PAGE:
The CSTB semi-virtual laboratory – the only one of its kind in France – assesses building energy systems, such as boilers, heat pumps and cogeneration facilities. The real system is tested in a virtual environment that replicates the behavior of a building and its facilities, which are subjected to the climate and occupant usage. This laboratory is valuable for quickly characterizing the energy performance of innovative products.
Testing innovative multi-energy systems
The CSTB semi-virtual laboratory at Sophia Antipolis tests facilities and systems that produce (boilers, heat pumps, cogeneration facilities, etc.), store (electric batteries, solar storage, etc.) or consume (household appliances, controlled mechanical ventilation (CMV), etc.) energy. It is designed for facilities and systems that use water, air or electricity as an energy carrier—or a combination of the three—with rated output between 2 and 20 kW.
For manufacturers, the tests performed in this new laboratory are particularly useful for prototype systems. They make it possible to:
- Learn more about energy performance and robustness of facilities;
- Improve their operation with respect to needs;
- Better promote them to end users on the market.
Features of the semi-virtual laboratory
- Testing performed with quick turnaround (about 10 days). Results are then extrapolated to determine the annual performance of the product.
- Testing of the actual product rather than a digital model. Testing takes place under dynamic conditions, meaning that system management and usage are included (for example, control parameters).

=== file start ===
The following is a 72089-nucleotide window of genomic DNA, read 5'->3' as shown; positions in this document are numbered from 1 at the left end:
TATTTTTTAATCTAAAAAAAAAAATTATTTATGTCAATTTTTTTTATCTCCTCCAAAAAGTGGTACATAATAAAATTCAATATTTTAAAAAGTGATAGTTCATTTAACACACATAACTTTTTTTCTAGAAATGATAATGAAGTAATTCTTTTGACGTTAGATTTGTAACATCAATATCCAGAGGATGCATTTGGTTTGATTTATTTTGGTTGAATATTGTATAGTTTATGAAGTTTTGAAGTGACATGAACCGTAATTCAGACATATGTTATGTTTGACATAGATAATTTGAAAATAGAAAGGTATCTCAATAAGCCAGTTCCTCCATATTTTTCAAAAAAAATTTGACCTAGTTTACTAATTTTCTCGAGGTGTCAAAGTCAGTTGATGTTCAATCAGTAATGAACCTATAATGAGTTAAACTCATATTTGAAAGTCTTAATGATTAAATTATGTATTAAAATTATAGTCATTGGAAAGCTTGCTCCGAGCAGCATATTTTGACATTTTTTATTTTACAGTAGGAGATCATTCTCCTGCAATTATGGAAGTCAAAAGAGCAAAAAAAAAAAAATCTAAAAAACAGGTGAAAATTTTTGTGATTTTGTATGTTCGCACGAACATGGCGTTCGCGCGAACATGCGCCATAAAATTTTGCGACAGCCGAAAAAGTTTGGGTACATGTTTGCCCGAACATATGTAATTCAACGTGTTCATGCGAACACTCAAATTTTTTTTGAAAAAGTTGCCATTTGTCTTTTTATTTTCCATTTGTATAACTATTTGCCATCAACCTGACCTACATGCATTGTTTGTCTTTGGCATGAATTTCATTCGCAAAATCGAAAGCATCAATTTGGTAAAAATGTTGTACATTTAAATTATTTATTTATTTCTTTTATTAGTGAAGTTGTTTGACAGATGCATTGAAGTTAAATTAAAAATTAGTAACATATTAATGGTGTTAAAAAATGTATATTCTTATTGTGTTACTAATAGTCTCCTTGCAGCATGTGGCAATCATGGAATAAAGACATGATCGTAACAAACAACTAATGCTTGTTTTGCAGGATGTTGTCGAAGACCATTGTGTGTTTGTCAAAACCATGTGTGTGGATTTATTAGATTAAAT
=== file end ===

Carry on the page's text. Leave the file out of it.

- Testing of products in various climates and taking into account different occupant behaviors (usages are simulated with 2,000 standard profiles based on statistical data provided by the French National Institute of Statistics and Economic Studies (INSEE)).
- Testing products in extreme climatic conditions, and observing their reactions to specific conditions.
The semi-virtual laboratory consists of three distinct elements:
- The real system to be tested. Systems can vary in complexity depending on the service offered by the manufacturer;
- Virtual components representing the environment in which the system operates and that will be emulated (called the emulator). These components are represented as dynamic digital models changing in multiple simulation environments (TRNSYS, Simulink®, etc.);
- The interface for bilateral communication between the real system and the virtual environment.